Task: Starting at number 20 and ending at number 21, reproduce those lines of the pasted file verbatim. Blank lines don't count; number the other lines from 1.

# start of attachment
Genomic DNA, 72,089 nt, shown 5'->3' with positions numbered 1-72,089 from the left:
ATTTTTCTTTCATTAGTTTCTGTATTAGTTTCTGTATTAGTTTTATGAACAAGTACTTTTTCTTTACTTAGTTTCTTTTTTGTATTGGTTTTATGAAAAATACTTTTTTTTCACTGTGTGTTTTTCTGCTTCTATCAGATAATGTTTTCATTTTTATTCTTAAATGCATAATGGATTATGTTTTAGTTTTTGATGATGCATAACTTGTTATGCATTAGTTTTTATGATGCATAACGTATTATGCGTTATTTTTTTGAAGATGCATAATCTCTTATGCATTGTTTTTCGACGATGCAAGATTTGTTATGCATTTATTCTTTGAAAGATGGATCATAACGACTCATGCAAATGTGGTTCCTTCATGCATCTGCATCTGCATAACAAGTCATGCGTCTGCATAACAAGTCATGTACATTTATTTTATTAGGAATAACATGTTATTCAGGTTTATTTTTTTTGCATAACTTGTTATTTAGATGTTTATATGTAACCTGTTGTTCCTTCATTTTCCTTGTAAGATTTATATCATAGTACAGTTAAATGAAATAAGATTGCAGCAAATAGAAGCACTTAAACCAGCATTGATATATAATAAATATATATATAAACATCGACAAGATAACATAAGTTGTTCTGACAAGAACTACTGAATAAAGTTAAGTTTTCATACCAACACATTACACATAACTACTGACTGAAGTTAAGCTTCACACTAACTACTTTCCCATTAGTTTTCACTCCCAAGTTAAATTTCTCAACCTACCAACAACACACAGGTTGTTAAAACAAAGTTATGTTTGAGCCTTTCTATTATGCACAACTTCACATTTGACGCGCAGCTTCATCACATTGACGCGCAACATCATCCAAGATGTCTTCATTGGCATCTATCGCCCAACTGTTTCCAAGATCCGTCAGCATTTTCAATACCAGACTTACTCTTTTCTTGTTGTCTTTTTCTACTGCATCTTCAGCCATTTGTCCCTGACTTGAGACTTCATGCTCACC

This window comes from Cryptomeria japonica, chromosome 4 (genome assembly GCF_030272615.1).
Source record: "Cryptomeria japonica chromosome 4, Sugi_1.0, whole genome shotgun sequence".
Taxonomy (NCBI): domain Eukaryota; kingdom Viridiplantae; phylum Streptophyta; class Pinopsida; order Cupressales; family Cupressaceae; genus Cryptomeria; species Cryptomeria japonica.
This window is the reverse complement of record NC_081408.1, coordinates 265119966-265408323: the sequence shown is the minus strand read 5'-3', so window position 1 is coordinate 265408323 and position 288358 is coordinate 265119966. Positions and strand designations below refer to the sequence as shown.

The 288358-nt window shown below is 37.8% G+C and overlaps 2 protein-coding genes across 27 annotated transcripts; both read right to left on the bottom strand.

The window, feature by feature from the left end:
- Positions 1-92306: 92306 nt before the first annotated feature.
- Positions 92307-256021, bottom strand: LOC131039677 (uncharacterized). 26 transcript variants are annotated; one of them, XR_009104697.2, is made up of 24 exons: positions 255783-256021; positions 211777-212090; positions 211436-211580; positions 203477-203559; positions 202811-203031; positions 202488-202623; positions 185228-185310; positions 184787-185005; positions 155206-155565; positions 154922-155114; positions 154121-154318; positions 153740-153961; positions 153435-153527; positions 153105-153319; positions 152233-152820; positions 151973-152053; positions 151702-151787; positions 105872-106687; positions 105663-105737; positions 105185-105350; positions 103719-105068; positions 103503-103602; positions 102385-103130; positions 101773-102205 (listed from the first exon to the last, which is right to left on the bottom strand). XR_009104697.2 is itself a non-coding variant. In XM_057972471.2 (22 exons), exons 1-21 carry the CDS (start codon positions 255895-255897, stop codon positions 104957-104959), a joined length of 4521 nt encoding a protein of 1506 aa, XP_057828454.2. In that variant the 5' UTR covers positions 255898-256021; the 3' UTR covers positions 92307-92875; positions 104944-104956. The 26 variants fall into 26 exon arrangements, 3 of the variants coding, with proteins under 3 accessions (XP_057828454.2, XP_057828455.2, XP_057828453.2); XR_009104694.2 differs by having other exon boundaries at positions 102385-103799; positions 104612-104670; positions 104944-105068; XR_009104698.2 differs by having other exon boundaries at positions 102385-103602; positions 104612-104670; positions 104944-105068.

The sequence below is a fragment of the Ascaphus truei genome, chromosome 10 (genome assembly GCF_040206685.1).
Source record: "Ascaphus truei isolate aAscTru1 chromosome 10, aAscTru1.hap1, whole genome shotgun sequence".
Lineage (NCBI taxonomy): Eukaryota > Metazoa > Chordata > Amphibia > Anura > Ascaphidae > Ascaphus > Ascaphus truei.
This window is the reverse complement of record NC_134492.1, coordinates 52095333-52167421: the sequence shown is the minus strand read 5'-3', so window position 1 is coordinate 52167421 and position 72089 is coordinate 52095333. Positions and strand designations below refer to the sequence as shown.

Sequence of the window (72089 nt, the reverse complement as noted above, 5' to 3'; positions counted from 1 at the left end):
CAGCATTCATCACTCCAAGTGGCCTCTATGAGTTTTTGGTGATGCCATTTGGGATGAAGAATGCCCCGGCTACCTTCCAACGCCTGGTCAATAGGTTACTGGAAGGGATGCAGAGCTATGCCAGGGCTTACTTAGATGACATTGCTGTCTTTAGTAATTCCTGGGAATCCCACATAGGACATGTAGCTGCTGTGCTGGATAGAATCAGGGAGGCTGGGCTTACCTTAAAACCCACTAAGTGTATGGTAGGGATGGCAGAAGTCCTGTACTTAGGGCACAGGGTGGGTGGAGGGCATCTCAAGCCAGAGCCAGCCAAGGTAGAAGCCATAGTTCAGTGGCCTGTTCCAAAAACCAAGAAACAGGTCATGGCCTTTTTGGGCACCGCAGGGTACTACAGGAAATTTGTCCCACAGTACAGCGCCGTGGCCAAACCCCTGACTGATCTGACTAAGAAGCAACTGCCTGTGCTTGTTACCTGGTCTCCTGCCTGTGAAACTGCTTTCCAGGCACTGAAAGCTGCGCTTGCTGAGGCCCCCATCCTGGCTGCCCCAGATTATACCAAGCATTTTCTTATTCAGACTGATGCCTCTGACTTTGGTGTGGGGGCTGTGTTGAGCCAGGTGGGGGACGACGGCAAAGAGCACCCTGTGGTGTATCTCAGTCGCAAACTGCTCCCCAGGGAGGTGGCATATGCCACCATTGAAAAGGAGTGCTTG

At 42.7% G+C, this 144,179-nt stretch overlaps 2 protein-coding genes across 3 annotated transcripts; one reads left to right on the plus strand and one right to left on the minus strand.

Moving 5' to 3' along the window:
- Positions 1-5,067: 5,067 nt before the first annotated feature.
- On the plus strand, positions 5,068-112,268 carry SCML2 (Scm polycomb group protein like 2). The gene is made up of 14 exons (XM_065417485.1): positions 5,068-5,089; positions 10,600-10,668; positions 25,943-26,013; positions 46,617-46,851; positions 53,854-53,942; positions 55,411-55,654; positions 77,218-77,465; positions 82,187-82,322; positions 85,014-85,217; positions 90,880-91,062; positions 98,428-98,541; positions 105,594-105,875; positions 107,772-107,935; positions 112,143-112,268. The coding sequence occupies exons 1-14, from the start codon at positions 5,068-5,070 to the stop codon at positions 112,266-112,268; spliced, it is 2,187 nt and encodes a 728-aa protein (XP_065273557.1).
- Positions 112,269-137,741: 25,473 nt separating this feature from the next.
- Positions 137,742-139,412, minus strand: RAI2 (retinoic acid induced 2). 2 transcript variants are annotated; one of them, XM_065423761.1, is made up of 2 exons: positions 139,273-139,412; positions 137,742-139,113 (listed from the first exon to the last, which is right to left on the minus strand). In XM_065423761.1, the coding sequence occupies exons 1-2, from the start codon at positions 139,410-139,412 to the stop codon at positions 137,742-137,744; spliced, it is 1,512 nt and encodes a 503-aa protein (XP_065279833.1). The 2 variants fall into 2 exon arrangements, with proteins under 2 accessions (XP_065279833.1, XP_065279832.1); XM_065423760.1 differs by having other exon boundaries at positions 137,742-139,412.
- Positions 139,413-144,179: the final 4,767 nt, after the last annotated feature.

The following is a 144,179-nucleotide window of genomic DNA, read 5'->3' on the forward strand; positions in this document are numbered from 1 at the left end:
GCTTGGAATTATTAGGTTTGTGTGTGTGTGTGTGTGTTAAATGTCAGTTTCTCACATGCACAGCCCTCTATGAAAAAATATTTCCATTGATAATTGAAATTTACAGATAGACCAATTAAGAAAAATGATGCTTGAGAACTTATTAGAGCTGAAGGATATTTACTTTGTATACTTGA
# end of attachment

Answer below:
- On the plus strand, positions 5,068-112,268 carry SCML2 (Scm polycomb group protein like 2). The gene is made up of 14 exons (XM_065417485.1): positions 5,068-5,089; positions 10,600-10,668; positions 25,943-26,013; positions 46,617-46,851; positions 53,854-53,942; positions 55,411-55,654; positions 77,218-77,465; positions 82,187-82,322; positions 85,014-85,217; positions 90,880-91,062; positions 98,428-98,541; positions 105,594-105,875; positions 107,772-107,935; positions 112,143-112,268. The coding sequence occupies exons 1-14, from the start codon at positions 5,068-5,070 to the stop codon at positions 112,266-112,268; spliced, it is 2,187 nt and encodes a 728-aa protein (XP_065273557.1).
- Positions 112,269-137,741: 25,473 nt separating this feature from the next.